Finer Tuning

Any event featuring a highly decorated Gartner veteran is guaranteed a strong audience turnout. Gartner analysts have long been revered as some of the most credible observers of the IT industry. When the speaker is Peter Sondergaard, and he leaves the audience with the words, “May the computing force be with you,” the spectators are sure to have been both thoroughly entertained and given food for thought.

Sondergaard, senior vice president for research at Gartner, was the right person to give the opening presentation at the Fourteenth International Handelsblatt Annual Conference, held under the heading “Strategic IT Management.” For many of the CIOs and IT experts in Berlin’s Interconti hotel, it was also a welcome opportunity to see how their strategies shape up against the current trends. Gartner’s market researchers regularly survey general business priorities that CIOs must act on to bring their work in line with a modern business model.

In recent years, CIOs have largely been called upon to help improve business processes, keep operating costs in check, and help provide new services for customers. On top of this, executives are increasingly realizing that the systematic use of IT is vital to successful management. This reassessment of IT’s significance has been confirmed by Gartner’s surveys of top executives, says Sondergaard.

For CIOs, it has paid off to market IT to management as a reliable, cost-efficient partner. IT has gained in reputation as a punctual provider of services that takes on business responsibility and works with core business to drive important projects and processes. It has also found new freedoms – in particular, the opportunity to bring state-of-the-art technology to companies. With the latest IT in place, companies gain the flexibility needed to play a part in global competition.

Mounting expectations and profound shifts

Experts have also been quick to spot IT’s deviation from its former course: “It appears that innovation is gradually taking the place of cost-reduction programs in IT,” said Professor Walter Brenner, chairman of the Handelsblatt conference and director of the Institute of Information Management at the University of St. Gallen, Switzerland, in his opening address. According to joint analyses by Gartner and Forbes, company strategists now rate fostering innovation as extremely important. Sondergaard presented survey results with similar findings, which state that IT “greatly enhances” companies’ possibilities for being innovative.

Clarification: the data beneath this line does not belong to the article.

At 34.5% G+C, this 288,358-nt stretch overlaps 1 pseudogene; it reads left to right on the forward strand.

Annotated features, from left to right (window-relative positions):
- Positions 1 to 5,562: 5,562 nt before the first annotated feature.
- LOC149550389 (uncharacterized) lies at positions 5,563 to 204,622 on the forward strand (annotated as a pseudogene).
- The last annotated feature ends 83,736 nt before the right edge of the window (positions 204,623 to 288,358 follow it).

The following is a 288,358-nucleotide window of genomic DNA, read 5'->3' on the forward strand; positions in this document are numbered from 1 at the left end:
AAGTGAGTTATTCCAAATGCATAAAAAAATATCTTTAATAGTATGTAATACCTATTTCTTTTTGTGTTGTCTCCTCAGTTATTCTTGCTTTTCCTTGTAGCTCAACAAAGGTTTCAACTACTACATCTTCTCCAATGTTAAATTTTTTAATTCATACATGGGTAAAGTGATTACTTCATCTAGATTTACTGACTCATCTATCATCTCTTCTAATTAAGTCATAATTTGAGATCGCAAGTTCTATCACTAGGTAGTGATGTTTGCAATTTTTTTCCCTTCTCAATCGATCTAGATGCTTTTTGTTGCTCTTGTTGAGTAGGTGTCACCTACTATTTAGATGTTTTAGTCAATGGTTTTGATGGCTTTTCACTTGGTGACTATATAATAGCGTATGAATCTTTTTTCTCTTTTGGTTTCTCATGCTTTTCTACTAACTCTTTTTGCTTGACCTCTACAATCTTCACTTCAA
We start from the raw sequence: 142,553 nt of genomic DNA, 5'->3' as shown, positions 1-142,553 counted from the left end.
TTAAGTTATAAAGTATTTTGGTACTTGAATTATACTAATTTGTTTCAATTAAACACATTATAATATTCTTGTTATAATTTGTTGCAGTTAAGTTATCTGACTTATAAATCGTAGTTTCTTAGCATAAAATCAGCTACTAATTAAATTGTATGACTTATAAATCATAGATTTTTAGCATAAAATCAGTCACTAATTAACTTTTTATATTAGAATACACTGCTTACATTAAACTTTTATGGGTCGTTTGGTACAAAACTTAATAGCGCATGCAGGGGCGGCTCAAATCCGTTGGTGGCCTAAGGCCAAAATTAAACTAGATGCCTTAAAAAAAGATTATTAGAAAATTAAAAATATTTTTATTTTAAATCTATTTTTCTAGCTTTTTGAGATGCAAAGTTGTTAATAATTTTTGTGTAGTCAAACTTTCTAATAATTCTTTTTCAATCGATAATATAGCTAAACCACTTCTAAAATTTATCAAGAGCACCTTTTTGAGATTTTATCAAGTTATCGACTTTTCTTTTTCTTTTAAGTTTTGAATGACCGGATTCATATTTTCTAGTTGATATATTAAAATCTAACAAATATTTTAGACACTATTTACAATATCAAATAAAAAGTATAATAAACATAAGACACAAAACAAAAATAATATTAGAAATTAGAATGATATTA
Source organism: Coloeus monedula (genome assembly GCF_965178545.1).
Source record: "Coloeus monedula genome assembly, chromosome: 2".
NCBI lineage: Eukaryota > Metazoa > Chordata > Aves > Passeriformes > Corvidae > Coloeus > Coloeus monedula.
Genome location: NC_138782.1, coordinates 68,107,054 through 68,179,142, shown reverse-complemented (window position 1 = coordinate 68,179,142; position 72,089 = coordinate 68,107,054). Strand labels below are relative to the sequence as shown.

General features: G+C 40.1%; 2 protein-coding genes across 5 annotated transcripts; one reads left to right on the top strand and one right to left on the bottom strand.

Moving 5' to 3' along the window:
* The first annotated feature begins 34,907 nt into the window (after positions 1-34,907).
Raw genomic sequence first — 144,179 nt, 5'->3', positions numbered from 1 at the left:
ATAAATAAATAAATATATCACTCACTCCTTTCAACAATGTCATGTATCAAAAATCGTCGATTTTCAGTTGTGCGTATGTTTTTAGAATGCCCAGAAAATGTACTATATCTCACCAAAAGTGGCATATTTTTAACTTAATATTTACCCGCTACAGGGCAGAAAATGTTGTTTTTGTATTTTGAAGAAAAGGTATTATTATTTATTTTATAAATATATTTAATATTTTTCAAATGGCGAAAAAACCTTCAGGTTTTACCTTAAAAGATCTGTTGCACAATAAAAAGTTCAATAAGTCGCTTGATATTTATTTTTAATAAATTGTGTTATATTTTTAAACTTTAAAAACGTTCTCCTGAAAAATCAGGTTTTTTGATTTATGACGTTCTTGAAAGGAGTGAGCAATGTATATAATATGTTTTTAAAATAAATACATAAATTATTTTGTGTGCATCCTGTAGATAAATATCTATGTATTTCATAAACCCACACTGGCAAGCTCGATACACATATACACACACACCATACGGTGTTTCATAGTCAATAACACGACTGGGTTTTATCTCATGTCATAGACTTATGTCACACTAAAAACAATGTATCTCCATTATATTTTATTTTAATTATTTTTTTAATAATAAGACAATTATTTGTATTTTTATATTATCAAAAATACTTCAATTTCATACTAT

As the IT world turns to roads untraveled, CIOs face mounting expectations. Sondergaard sees as a new key role for IT the acceleration of integrating technical innovations in business solutions. Web 2.0 and the consumers’ active involvement is a start, but an even more profound shift will be reflected in management’s new expectations of constant innovation in system architecture.

Managers’ shifting priorities are indicated by their answers to the question of which tasks they see their CIOs handling in five years’ time: CIOs should invest more time in new business models, analyze business data, and push employee productivity – without neglecting traditional functions such as system support.

IT propels change

It is possible that some IT departments will struggle to keep up with the development. However, this does not always mean that great changes will be necessary. In many cases, consistently executing the IT strategy to drive business transformation will in itself increase flexibility in core business and thus increase competitiveness.

With this aim, oil company Shell is striving to rationalize day-to-day business activities to free up resources for investments in innovation and growth. Streamlined processes enabled and driven by IT will make it possible. The IT department is set to consolidate the oil group’s SAP environment, develop and operate reference models for specific divisions, and implement a unified HR system with standardized processes for all employees worldwide.

However, before IT specialists set out on such a venture, empha-sizes Shell manager Ludolf Luehmann, they have to earn the trust that has been placed in them – with cost-awareness, alignment to the corporate strategy, and evidence they can fulfill expectations.